Malaysia Airlines CEO says must accept reality, offers $5,000 compensation to relatives
The chief executive of Malaysian Airlines on Tuesday said the disappearance of Flight MH370 is the greatest challenge that his team has faced and added the crash was a reality "we must face and we must accept".world Updated: Mar 25, 2014 16:43 IST
The chief executive of Malaysian Airlines on Tuesday said the disappearance of Flight MH370 is the greatest challenge that his team has faced and added the crash was a reality "we must face and we must accept".
Malaysian Prime Minister Najib Razak confirmed on Monday that the Malaysia Airlines' flight, which vanished more than two weeks ago while flying to Beijing from Kuala Lumpur, had crashed thousands of miles away in the southern Indian Ocean citing groundbreaking satellite-data analysis by British firm Inmarsat.
"This has been an unprecedented event, followed by an unprecedented response. We will continue to support the work of the investigating authorities in the southern Indian Ocean," Ahmad Jauhari Yahya told reporters.
In a news conference in Kuala Lumpur, Yahya outlined steps the airline has and is taking for the families, including payments made to them as well as travel accommodations that have been made for them.
The airline has offered family members $5,000 for each passenger aboard Flight 370 and additional payments as the search continues.
"Our first priority to provide comfort and assistance to families. No amount of compensation or consolation will make up for loss," he said.
Malaysia Airlines has come under fire after it delivered a text message to families on Monday that stated, in part, "MH370 has been lost and that none of those onboard survived."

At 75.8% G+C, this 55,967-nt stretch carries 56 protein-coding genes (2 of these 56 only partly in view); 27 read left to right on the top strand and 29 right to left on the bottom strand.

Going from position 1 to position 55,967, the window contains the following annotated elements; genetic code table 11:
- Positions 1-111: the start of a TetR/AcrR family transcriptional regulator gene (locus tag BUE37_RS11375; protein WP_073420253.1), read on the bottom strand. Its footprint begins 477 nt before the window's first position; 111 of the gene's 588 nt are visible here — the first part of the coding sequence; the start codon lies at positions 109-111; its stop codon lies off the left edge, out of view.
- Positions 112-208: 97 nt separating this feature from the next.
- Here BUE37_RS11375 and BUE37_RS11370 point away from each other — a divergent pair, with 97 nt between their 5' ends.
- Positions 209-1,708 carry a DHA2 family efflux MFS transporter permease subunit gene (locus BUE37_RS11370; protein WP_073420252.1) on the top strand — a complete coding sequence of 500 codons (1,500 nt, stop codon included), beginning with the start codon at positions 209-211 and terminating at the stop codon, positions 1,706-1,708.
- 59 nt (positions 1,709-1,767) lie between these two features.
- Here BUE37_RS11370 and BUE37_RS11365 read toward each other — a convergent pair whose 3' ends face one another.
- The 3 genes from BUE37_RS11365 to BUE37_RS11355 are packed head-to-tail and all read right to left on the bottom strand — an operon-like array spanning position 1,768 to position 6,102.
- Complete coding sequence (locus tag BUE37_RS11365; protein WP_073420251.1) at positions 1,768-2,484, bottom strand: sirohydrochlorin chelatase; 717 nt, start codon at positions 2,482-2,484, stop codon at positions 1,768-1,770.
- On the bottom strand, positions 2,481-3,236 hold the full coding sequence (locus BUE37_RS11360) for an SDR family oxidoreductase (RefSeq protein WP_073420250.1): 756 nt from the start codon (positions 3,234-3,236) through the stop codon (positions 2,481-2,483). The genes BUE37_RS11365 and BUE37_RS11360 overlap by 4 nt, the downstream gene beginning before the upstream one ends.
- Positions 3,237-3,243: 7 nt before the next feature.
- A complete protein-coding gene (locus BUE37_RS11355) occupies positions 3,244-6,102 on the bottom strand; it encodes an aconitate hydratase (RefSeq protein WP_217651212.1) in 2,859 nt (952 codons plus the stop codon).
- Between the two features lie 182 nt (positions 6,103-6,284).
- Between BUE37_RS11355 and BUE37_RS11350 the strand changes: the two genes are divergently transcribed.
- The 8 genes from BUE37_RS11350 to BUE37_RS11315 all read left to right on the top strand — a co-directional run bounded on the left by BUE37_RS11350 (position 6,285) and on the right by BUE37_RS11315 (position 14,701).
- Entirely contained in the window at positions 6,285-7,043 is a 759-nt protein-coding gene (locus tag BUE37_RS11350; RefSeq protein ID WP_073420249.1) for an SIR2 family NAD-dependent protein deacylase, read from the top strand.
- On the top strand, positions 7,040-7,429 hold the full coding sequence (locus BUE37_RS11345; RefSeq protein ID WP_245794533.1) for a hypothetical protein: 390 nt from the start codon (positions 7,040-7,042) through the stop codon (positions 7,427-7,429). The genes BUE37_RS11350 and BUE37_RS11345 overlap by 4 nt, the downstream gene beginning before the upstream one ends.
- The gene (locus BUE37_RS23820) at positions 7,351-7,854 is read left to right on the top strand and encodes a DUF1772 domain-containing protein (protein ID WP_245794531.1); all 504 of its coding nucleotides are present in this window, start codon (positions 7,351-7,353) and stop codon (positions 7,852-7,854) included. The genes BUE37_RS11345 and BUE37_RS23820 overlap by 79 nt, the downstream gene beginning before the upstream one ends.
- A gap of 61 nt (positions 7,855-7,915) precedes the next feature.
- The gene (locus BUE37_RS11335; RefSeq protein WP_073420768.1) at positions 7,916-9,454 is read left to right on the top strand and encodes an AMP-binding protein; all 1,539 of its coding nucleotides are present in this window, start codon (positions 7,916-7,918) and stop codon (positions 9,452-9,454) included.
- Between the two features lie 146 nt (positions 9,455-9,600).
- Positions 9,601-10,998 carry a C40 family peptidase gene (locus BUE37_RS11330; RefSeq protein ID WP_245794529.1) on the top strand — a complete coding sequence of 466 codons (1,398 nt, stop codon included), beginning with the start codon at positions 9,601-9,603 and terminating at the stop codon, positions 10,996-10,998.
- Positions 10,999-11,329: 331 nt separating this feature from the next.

Responding to the criticism, Yahya said he wanted to make sure the victims' families heard about the news before anyone else.
"Our sole and only motivation last night was to ensure that in the incredibly short amount of time available to us, the families heard the tragic news before the world did," he said.
Bad weather and rough seas on Tuesday forced the suspension of the search for any wreckage of a missing Malaysian jetliner that officials are now sure crashed in the remote Indian Ocean with the loss of all 239 people on board.
Australian officials in another press conference said efforts to try to ID the debris in the Indian Ocean are unlikely to start again for "at least another 24 hours" adding when the weather gets better, more assets will help in the search of the missing jet.
"We're not searching for a needle in a haystack. We're still trying to define where the haystack is," said Mark Binskin, vice chief of the Australian defence force.
Australian defence minister David Johnston told reporters in Bullsbrook, Australia no evidence of debris from Flight MH370 has been identified or recovered in the search.
"It's a massive logistical enterprise," Johnston said, and an "amazing example of international cooperation."